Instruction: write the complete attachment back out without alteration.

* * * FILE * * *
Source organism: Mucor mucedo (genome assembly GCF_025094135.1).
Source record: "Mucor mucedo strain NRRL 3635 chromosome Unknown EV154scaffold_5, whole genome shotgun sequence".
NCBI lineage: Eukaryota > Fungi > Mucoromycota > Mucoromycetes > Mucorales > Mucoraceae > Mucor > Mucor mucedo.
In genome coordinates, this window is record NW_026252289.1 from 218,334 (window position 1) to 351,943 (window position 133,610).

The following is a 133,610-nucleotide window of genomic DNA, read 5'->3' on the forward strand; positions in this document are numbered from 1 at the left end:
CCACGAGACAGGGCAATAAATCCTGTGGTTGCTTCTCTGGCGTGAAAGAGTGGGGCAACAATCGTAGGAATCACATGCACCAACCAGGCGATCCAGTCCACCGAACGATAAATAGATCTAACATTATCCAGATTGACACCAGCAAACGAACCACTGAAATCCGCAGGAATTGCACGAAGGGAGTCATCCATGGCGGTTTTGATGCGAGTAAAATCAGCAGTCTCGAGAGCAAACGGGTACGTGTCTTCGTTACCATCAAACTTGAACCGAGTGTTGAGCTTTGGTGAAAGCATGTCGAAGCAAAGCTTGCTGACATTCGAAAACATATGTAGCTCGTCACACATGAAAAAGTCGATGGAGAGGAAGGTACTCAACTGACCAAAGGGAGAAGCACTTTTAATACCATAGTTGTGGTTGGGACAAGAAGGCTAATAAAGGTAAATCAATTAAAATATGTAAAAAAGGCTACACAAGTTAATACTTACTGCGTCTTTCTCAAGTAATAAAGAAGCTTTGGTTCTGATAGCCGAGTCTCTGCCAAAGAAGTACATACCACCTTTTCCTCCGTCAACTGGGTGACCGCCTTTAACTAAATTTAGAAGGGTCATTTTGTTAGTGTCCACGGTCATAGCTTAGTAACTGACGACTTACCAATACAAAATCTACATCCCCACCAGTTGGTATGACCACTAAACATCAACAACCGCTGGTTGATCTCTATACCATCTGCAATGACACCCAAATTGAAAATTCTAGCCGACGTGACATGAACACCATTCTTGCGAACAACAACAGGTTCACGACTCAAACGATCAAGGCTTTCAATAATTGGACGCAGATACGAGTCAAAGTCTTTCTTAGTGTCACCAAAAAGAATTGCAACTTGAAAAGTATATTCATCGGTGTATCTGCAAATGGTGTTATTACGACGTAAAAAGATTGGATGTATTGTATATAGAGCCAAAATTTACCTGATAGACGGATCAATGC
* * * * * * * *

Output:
Source organism: Mucor mucedo (genome assembly GCF_025094135.1).
Source record: "Mucor mucedo strain NRRL 3635 chromosome Unknown EV154scaffold_5, whole genome shotgun sequence".
NCBI lineage: Eukaryota > Fungi > Mucoromycota > Mucoromycetes > Mucorales > Mucoraceae > Mucor > Mucor mucedo.
In genome coordinates, this window is record NW_026252289.1 from 218,334 (window position 1) to 351,943 (window position 133,610).

The following is a 133,610-nucleotide window of genomic DNA, read 5'->3' on the forward strand; positions in this document are numbered from 1 at the left end:
CCACGAGACAGGGCAATAAATCCTGTGGTTGCTTCTCTGGCGTGAAAGAGTGGGGCAACAATCGTAGGAATCACATGCACCAACCAGGCGATCCAGTCCACCGAACGATAAATAGATCTAACATTATCCAGATTGACACCAGCAAACGAACCACTGAAATCCGCAGGAATTGCACGAAGGGAGTCATCCATGGCGGTTTTGATGCGAGTAAAATCAGCAGTCTCGAGAGCAAACGGGTACGTGTCTTCGTTACCATCAAACTTGAACCGAGTGTTGAGCTTTGGTGAAAGCATGTCGAAGCAAAGCTTGCTGACATTCGAAAACATATGTAGCTCGTCACACATGAAAAAGTCGATGGAGAGGAAGGTACTCAACTGACCAAAGGGAGAAGCACTTTTAATACCATAGTTGTGGTTGGGACAAGAAGGCTAATAAAGGTAAATCAATTAAAATATGTAAAAAAGGCTACACAAGTTAATACTTACTGCGTCTTTCTCAAGTAATAAAGAAGCTTTGGTTCTGATAGCCGAGTCTCTGCCAAAGAAGTACATACCACCTTTTCCTCCGTCAACTGGGTGACCGCCTTTAACTAAATTTAGAAGGGTCATTTTGTTAGTGTCCACGGTCATAGCTTAGTAACTGACGACTTACCAATACAAAATCTACATCCCCACCAGTTGGTATGACCACTAAACATCAACAACCGCTGGTTGATCTCTATACCATCTGCAATGACACCCAAATTGAAAATTCTAGCCGACGTGACATGAACACCATTCTTGCGAACAACAACAGGTTCACGACTCAAACGATCAAGGCTTTCAATAATTGGACGCAGATACGAGTCAAAGTCTTTCTTAGTGTCACCAAAAAGAATTGCAACTTGAAAAGTATATTCATCGGTGTATCTGCAAATGGTGTTATTACGACGTAAAAAGATTGGATGTATTGTATATAGAGCCAAAATTTACCTGATAGACGGATCAATGC